From the 22nd to the 24th of July I traced a 1900 kilometre parallelogram across Western Canada in my car. This was an unavoidable stage of my T4 student visa application.
Academia.edu is a sort of facebook-for-scholars, but without the game invitations and image macros. The site allows academics to post their credentials, articles, research interests, CVs, and other details in a forum that is far more accessible and amenable to social networking than the institutional pages that some academics get. Most graduate students and independent researchers have no other way of making their presence known on-line outside of these sorts of forums. Some people on the site post questions to the general readership and one of these got me to thinking. That was a while ago, and this entry took rather longer than planned. This is aesthetically appropriate considering the nature of the original question.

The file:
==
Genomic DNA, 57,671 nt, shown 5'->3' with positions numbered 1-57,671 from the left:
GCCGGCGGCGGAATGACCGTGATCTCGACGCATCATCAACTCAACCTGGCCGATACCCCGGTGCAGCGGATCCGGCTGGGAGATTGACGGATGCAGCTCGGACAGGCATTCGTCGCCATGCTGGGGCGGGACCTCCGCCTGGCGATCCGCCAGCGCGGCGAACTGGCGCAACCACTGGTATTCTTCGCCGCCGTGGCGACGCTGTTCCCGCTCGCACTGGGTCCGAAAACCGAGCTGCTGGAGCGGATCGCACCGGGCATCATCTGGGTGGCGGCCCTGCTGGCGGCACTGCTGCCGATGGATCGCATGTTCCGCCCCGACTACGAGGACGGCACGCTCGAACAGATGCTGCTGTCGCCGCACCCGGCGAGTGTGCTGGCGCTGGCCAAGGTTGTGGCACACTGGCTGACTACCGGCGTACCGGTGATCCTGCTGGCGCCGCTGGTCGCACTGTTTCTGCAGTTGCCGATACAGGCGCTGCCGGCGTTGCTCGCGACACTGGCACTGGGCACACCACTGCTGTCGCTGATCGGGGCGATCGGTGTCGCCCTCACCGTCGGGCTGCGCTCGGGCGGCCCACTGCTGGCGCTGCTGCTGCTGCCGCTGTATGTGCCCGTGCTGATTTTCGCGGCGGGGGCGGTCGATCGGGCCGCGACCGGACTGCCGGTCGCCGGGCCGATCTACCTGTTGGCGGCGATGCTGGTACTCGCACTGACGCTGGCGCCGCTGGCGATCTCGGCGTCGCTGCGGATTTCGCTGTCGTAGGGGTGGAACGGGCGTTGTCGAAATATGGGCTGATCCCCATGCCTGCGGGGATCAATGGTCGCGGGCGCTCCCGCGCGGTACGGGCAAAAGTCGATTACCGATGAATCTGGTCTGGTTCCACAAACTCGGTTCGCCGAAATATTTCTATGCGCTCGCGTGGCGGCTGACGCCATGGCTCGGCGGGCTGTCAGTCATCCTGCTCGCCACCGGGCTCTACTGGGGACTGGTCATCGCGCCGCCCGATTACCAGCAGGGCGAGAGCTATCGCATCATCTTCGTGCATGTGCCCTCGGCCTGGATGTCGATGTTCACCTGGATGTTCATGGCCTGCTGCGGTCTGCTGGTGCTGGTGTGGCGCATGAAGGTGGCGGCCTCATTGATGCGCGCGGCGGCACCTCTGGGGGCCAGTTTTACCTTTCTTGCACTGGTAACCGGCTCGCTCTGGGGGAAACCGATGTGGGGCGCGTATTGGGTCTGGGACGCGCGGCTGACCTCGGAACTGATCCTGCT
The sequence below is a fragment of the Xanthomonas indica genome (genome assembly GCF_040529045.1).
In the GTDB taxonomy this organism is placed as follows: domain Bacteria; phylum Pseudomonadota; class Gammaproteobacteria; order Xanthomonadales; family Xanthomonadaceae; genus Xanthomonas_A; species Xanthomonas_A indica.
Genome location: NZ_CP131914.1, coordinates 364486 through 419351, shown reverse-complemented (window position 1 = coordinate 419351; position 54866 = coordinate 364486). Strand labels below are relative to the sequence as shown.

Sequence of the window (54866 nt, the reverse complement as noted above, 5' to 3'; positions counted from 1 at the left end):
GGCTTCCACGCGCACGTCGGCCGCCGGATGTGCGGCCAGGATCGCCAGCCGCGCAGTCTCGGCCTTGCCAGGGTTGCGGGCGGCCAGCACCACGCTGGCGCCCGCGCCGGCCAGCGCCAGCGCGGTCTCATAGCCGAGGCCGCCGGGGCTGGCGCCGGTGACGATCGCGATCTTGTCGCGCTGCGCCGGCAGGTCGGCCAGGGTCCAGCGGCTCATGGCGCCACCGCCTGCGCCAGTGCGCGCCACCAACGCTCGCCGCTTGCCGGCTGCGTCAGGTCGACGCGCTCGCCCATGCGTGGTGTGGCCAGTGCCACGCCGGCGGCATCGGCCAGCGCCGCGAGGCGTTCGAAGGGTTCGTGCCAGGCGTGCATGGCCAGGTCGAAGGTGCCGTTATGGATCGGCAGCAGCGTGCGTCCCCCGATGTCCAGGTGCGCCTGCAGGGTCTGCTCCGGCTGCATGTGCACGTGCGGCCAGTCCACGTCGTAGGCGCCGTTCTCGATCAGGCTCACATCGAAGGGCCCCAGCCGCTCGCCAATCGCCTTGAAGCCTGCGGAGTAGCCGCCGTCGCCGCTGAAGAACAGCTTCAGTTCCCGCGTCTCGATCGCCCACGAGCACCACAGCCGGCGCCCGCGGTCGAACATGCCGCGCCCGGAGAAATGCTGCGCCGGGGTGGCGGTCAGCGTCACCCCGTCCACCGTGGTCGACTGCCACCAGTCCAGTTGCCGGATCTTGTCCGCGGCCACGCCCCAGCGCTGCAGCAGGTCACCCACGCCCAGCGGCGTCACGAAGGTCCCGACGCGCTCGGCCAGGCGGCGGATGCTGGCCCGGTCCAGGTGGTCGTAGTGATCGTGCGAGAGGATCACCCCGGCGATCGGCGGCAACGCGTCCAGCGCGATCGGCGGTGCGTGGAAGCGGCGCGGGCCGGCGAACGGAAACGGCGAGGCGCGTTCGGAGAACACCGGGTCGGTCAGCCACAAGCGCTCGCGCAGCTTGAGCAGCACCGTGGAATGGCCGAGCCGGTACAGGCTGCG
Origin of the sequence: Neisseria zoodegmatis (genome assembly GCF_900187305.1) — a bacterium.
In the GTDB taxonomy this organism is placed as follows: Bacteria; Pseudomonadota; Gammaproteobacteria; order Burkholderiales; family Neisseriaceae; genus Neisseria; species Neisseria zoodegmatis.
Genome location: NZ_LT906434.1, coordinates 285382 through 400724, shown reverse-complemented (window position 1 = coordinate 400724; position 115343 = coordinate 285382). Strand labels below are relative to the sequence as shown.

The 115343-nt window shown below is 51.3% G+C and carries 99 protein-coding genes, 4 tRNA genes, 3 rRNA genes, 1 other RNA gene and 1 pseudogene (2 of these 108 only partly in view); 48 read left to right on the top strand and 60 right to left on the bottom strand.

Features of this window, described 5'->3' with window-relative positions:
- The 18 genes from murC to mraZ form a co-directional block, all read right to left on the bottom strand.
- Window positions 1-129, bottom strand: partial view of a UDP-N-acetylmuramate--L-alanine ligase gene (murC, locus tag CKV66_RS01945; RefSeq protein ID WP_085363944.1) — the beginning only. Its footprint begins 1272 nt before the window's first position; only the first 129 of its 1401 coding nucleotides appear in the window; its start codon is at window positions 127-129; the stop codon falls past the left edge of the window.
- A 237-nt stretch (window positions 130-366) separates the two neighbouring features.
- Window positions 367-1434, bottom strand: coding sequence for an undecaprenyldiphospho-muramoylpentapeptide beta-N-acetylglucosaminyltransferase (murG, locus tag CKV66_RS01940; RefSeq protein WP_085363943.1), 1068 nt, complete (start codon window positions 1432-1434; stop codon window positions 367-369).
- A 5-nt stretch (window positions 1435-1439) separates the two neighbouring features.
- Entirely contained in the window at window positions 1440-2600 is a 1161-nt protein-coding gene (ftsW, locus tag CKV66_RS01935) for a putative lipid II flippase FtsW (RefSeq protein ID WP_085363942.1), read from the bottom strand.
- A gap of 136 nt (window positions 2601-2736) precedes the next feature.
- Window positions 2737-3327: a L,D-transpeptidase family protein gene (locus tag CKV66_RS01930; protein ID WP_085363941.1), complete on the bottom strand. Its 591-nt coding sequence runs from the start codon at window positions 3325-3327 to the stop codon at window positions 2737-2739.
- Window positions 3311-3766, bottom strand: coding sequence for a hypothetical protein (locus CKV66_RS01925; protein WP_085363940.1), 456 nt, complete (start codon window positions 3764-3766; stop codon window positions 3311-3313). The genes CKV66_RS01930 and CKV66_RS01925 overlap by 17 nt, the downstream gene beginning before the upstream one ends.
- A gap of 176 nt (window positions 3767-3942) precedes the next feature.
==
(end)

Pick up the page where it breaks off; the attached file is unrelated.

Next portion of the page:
I am not actually strong enough to keep out a tiny moment of autobiographical tedium, but the genre of the blog lives on this and I feel I can be forgiven anyway, circumstances being what they are.
People who work in higher education are dependent on ‘external validation’ as a measure of status and success. This means that you are only as good as others think you are. This measure starts at the undergraduate level but most students don’t need to worry about it until you consider grad-school.
Alfred Hutton (1839-1910), former Captain of the 1st Kings Dragoon Guards, military reformer, antiquarian, and amateur historian of swordsmanship, gathered a significant personal collection of swords, weapons, and books on martial history, swordsmanship and the development of fencing as a sport. Hutton left a substantial part of this collection Victorian and Albert Museum, London, and his books were integrated into the National Art Library.*